Ignoring it won’t make it go away!

Very few companies are ready for the worst case scenario

The pale look on his face says everything. Heinz B, Managing Director of a medium-size engineering company from South Germany [all names anonymous for confidentiality reasons], is sitting in an emergency meeting with his closest advisors: the PR spokesman and the company lawyer. Heinz B has just discovered that his company has obviously been the victim of industrial espionage for years. A brand new product just launched by the competition is an exact replica of a product the company had been developing behind closed doors.

Nobody dares say it. But everybody is thinking it. How many times has security been on the agenda at meetings? Take the computers in the development department. All equipped with CD burners and USB ports. Perfect for copying data. What about all the placement students and interns? They hang around the building for weeks at a time, but nobody really follows up where they actually came from. Then there was the head of development who suddenly handed in his notice six months ago. Only days before he left, wasn’t he still burning the midnight oil? Everybody noticed it, it was definitely captured somewhere, but the boss never thought it would come to this.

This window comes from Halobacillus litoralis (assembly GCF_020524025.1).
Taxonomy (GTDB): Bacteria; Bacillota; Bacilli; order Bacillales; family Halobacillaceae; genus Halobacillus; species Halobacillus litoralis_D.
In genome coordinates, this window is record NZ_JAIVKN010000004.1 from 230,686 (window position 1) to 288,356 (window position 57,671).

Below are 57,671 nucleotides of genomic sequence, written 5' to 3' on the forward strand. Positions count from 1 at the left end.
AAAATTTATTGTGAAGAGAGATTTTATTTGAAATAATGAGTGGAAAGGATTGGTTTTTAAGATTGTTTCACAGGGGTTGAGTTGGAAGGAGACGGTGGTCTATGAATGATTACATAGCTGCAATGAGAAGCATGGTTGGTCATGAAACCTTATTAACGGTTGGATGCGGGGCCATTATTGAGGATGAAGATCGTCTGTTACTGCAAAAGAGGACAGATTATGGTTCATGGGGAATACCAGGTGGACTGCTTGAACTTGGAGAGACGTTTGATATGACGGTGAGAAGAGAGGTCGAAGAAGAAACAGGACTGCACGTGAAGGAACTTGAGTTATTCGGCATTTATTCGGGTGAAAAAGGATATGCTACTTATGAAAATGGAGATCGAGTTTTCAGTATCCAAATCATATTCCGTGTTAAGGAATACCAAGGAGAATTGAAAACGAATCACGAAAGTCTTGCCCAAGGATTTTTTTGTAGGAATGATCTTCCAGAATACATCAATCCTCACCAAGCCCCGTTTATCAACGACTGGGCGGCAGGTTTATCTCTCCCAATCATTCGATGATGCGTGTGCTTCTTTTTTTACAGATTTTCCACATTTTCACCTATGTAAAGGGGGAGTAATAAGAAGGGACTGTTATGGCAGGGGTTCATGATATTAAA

There are two facets to this disastrous scenario: industrial espionage on the one hand, the potentially massive image loss on the other. What will we do if the press finds out? What if it becomes public knowledge?

What will our customers think? A “right fiasco”. Worse still, the financial impact could run into the millions. At his wit’s end, the PR spokesman turns to the Steinbeis Transfer Center for Communication, Safety and Security (CSS) for a safe route out of this nasty predicament. Professional troubleshooters take on the case. A risk analysis. An internal and external investigation. Eradicate all security leaks. And, first and foremost: crisis communications.

Nobody is immune to disaster. Companies, politicians, trade associations, private individuals. If you ever stand in the public eye, there is always a risk of being shot down in flames. Intrinsically, the bigger you are the more likely you are to be affected – as German giants such as Siemens, VW, Daimler and Vattenfall all know. The media watch them like a hawk, especially when they go through one crisis after another and management is obviously flagging.

Does this happen because big companies have more fixed and rigid ways of working? Or is it because of the chasm between decision makers “at the top” and workers at the grass roots, who are more likely to have their finger on the pulse? Or does a crisis instill so much panic at the top that, when push comes to shove, there’s no more room for “sensible PR”? Say or do the wrong thing during a crisis and you can cause lasting damage to your image. This has a domino effect on your brand, and with this the entire company. Almost always, this affects the bottom line.

Stephan Schlentrich, who heads up the Steinbeis CSS, knows what happens: “When trouble’s brewing, lots of bosses would rather stick their head in the sand.” Next thing, they do a disappearing act, try to sweat it out, or make desperate attempts to keep mistakes away from the public.